The CO permits the giving of financial assistance in circumstances where a company is undertaking corporate action in accordance with the CO which may be construed as being financial assistance. These circumstances include, for example, a distribution of a company’s assets by way of dividend lawfully made or in the course of winding up the company, the allotment of bonus shares, the reduction of a company’s share capital, and the redemption or buy-back of a company’s own shares.
The CO permits the giving of financial assistance where (i) the principal purpose of the financial assistance is not to give it for the purpose of the acquisition of a share in the company or for reducing or discharging a liability incurred for such acquisition, OR (ii) the giving of the financial assistance for the purpose of the acquisition or the reducing or discharging a liability incurred for such acquisition is only an incidental part of some larger purpose of the company. In practice, there may be difficulties whether a purpose is a principal purpose or a purpose incidental to a larger purpose where there are multiple purposes.
The CO does not prohibit any money lending business conducted in the ordinary course of business and permit the giving of financial assistance for the purposes of employee share schemes or by way of lending money to eligible employees to acquire shares.
The restriction against financial assistance applies to all companies formed and registered under the CO (and its predecessors), including private companies limited by shares incorporated in Hong Kong.
As the restriction against financial assistance applies to all companies formed and registered under the CO (and its predecessors), the restriction applies to public companies limited by shares incorporated in Hong Kong. It does not apply to companies listed on the Stock Exchange of Hong Kong (“SEHK”) unless those companies are so formed and registered. This is so even though such companies may be registered as overseas companies in Hong Kong.
However, in the case of a company listed on the SEHK, the activity specific exemptions (i.e. for money lending, employee share schemes or employee share purchases) apply only if either (i) the company has net assets that are not reduced by the giving of the financial assistance, or (ii) to the extent those assets are reduced, the assistance is provided by a payment out of distributable profits.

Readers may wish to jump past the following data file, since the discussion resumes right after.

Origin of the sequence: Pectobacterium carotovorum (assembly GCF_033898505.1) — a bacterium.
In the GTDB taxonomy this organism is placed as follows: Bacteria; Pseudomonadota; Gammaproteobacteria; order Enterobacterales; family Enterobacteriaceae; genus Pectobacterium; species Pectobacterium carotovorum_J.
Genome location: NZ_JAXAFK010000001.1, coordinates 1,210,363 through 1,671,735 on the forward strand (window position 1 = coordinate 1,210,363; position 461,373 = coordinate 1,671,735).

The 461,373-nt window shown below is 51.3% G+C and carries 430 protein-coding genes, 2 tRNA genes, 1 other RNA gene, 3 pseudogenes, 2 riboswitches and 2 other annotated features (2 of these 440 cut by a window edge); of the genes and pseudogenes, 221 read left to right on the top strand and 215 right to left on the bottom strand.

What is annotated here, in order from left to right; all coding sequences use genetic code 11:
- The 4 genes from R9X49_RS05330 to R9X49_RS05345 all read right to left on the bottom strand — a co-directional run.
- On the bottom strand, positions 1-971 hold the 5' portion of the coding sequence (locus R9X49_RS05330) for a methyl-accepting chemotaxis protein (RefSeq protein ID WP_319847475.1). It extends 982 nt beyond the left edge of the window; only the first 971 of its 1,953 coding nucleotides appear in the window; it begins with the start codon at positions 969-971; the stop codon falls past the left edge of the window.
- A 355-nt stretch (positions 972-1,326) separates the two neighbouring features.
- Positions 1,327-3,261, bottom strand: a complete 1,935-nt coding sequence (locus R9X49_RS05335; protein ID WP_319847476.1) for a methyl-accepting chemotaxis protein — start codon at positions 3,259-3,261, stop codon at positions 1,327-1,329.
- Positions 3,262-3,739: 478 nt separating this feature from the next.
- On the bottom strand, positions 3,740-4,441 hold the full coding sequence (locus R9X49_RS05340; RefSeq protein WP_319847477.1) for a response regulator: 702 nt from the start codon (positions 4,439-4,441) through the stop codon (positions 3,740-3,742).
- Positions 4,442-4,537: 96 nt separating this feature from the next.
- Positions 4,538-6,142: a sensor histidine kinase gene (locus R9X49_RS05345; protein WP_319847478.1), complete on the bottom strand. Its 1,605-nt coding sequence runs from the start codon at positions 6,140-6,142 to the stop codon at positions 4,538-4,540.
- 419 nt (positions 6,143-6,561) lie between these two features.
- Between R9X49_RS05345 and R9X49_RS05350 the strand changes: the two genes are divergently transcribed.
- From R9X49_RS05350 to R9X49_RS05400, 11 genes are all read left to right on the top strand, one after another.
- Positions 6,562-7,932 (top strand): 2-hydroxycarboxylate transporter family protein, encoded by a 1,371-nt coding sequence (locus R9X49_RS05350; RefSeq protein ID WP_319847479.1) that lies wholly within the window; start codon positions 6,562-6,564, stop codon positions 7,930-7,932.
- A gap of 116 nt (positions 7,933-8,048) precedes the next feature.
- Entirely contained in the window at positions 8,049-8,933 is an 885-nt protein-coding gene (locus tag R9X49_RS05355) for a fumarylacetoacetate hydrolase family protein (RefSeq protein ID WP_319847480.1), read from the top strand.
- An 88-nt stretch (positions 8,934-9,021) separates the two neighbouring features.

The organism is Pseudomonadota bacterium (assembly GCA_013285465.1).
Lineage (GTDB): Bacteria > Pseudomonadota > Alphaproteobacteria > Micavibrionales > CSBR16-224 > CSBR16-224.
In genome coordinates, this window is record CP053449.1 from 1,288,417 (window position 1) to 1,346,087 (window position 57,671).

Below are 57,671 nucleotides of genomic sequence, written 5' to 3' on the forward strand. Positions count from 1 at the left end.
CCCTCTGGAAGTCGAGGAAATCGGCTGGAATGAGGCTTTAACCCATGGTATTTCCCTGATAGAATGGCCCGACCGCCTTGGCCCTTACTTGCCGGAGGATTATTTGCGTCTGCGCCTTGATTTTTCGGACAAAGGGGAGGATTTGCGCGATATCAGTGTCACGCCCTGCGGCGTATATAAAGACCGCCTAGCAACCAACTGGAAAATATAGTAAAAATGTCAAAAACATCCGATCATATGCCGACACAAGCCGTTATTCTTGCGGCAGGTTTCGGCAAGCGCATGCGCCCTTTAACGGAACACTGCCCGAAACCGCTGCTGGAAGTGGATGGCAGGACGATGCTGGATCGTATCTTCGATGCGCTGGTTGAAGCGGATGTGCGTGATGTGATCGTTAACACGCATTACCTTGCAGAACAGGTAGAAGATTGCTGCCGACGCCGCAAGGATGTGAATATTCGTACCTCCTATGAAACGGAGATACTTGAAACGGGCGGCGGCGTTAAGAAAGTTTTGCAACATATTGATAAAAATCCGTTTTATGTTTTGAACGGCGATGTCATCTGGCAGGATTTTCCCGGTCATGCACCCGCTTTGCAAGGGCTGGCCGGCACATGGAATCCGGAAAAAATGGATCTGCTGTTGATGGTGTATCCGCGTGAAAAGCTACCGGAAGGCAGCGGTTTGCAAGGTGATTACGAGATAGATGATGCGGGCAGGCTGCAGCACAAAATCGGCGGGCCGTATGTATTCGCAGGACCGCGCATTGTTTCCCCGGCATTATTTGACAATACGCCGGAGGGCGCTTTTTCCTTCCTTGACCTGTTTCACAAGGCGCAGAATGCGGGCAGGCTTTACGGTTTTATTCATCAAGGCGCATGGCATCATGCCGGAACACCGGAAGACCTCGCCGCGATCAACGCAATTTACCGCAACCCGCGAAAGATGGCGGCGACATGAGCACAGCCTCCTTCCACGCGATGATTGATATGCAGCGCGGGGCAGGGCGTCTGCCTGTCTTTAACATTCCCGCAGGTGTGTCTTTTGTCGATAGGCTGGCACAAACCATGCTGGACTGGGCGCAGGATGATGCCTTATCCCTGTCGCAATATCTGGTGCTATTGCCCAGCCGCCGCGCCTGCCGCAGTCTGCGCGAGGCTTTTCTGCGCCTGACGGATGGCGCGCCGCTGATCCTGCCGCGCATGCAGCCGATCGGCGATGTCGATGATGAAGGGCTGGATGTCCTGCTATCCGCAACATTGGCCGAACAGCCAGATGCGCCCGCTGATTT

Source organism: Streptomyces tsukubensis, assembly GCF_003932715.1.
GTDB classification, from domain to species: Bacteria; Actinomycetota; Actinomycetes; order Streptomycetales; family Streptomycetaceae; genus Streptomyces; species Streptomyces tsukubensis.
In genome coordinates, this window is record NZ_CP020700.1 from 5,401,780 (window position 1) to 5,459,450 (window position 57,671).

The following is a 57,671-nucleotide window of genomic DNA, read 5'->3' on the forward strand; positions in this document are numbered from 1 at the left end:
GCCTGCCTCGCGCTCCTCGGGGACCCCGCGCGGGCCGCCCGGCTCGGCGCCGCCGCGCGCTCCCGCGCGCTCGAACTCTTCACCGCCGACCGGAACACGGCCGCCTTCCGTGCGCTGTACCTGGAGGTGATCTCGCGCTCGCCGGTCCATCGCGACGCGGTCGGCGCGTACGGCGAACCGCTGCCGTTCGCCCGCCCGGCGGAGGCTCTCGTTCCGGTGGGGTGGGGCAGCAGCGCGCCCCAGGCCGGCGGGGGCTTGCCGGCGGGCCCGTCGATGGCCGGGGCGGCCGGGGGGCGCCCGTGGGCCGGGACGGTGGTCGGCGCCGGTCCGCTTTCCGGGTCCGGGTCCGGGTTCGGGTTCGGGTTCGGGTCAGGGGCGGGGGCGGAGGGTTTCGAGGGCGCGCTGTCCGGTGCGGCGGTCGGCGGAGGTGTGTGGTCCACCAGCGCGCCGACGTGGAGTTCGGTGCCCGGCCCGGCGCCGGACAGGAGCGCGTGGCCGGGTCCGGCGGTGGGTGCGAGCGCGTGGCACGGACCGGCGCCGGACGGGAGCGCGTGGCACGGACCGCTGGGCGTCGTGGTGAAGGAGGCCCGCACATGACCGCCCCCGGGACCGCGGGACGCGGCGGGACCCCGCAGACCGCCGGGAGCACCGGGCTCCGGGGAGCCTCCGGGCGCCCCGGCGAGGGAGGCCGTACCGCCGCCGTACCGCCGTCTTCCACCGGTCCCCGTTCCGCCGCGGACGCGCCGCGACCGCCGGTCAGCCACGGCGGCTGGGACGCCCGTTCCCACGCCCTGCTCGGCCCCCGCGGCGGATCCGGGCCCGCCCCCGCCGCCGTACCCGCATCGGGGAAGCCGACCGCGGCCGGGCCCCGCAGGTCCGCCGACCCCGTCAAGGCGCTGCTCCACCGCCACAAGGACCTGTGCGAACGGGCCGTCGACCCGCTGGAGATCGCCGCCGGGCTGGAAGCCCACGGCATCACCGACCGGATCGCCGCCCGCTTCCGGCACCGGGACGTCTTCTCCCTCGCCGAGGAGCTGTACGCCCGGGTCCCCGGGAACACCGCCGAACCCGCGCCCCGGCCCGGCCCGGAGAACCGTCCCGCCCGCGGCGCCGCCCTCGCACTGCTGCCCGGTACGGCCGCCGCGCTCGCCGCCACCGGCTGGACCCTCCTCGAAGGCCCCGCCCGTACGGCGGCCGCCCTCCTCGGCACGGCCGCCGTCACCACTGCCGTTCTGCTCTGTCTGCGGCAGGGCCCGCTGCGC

Perhaps more significantly, in practice, it will be difficult for a company listed on the SEHK to rely upon the exemption requiring unanimous shareholder approval.
Neither the Rules Governing the Listing of Securities on the SEHK (“Main Board Listing Rules”) nor the Rules Governing the Listing of Securities on the Growth Enterprise Market of the SEHK (“GEM Listing Rules”) contain any provisions which specifically govern financial assistance for the acquisition of a listed company’s own shares. However, listed companies are subject to ongoing notification, disclosure and approval requirements which may apply to transactions to give financial assistance. As a result, transactions involving the giving of financial assistance by a company listed on the SEHK, whether or not it is within the ambit of the CO, may nevertheless be subject to notification, disclosure and approval requirements under the Main Board Listing Rules or GEM Listing Rules.
Under the CO, if a company gives financial assistance contrary to the CO and without exemption, the validity of the financial assistance and of any contract or transaction connected with it is not affected only because of the contravention.
However, it appears that a breach of a director’s duties in connection with the giving of financial assistance may nevertheless affect the validity of such contract or transaction. This is so even where there has been compliance with the requirements of an exemption, as may arise, for example, where directors improperly resolve that the giving of the financial assistance is in the best interests of the company. In these circumstances, under the CO, a shareholder or creditor of a company may apply to court for a declaration that any contract is void or voidable on the basis of a breach of fiduciary duties.
A breach of the prohibition on giving financial assistance would result in the company and every responsible person of the company committing a criminal offence, the maximum penalty of which carries a jail term of 1 year and a fine of up to HK$150,000.